Tuesday, February 27, 2018

Short Take: Calories Matter in Weight Loss, Despite Some Recent Headlines

A recently published clinical trial out of Stanford University found that high-quality low-fat and high-quality low-carbohydrate diets could be equally effective for weight loss.

It was a positive finding from a well-designed study.

Many news headlines about the study, however, focused on something else entirely: that calories don't matter for weight loss. Some examples:

The problem is: The study didn't really find that.

In the trial, approximately 600 overweight and obese adults were randomly assigned to one of two diet groups (low-fat or low-carbohydrate) and followed over a 12-month period.  During the study, participants attended regular nutrition classes where emphasis was placed on healthy, high-quality foods – such as whole grains, healthy fats, and minimally processed foods.

Participants were not specifically instructed to lower their calorie intake.

At the end of the study, each group had lost similar amounts of weight. The low-fat group dropped around 12 pounds, and the low-carbohydrate group dropped around 13 pounds.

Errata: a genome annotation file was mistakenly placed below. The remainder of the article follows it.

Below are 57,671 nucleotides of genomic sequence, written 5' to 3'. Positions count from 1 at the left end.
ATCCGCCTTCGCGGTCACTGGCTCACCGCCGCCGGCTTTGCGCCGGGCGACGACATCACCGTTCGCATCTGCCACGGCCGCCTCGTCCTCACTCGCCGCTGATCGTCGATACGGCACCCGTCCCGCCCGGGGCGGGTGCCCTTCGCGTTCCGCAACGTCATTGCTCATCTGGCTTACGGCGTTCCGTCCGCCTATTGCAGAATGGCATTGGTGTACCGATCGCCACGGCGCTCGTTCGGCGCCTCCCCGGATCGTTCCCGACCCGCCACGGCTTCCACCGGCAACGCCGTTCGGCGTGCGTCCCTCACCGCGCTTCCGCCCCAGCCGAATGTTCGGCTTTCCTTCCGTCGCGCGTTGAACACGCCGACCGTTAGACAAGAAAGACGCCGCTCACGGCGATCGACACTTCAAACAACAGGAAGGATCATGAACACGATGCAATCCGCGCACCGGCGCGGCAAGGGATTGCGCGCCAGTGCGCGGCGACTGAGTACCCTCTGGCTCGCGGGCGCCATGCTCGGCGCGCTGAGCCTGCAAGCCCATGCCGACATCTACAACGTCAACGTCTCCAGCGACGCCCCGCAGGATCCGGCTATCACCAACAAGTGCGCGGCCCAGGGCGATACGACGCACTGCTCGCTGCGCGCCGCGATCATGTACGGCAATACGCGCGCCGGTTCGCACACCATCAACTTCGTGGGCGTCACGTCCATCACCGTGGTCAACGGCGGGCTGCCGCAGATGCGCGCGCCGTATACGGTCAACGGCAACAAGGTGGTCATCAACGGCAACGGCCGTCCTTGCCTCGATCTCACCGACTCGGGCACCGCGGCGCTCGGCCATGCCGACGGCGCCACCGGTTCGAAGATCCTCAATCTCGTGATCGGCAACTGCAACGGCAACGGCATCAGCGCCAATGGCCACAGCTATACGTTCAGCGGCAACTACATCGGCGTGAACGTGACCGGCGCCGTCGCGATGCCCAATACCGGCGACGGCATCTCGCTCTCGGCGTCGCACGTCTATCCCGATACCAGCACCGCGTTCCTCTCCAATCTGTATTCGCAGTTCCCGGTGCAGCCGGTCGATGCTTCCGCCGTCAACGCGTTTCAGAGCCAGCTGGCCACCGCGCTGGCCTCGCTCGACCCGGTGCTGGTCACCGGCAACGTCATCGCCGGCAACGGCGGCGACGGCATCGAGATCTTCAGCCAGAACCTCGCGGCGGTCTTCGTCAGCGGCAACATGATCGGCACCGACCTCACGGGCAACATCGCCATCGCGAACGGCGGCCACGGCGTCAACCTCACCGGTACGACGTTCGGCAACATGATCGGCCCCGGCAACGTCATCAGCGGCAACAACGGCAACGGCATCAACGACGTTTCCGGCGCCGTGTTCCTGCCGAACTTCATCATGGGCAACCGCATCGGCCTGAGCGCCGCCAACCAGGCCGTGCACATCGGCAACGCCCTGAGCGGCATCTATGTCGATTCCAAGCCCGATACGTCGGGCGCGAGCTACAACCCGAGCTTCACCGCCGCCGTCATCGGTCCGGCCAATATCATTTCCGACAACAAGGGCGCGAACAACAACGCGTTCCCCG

So, each group lost weight without being instructed to cut calories:  What's wrong with the "calories don't matter"-themed headlines?

A couple of things.

First, calorie counting was not a subject of study of the trial.   Clinical trials are designed to assess very specific things.  Because calorie counting was not something one group in the study did and another group in the study did not do, no conclusions can be made about its possible impact – or lack of impact –  on weight loss. Any headline implying otherwise is reaching beyond the findings of the current study.  

On top of that, while it’s true that participants were not coached to reduce their calorie intake, that does not mean that they did not eat fewer calories.  In fact, each diet group ate an average of 500 – 600 fewer calories per day during the course of the study than at the start of the study.  That is a large deficit that would lead to weight loss over time. 

For both of these reasons, it's inaccurate to imply that the study found that calories, and counting calories, aren't important for weight loss.

Of course, diet quality is important.  A largely plant-based diet that focuses on fruits, vegetables, whole grains, and healthy fats has long been shown to lower the risk of many diseases and help with weight control.

But diet quantity is key.  To lose weight, we need to take in fewer calories than we expend - whether we count them or not.

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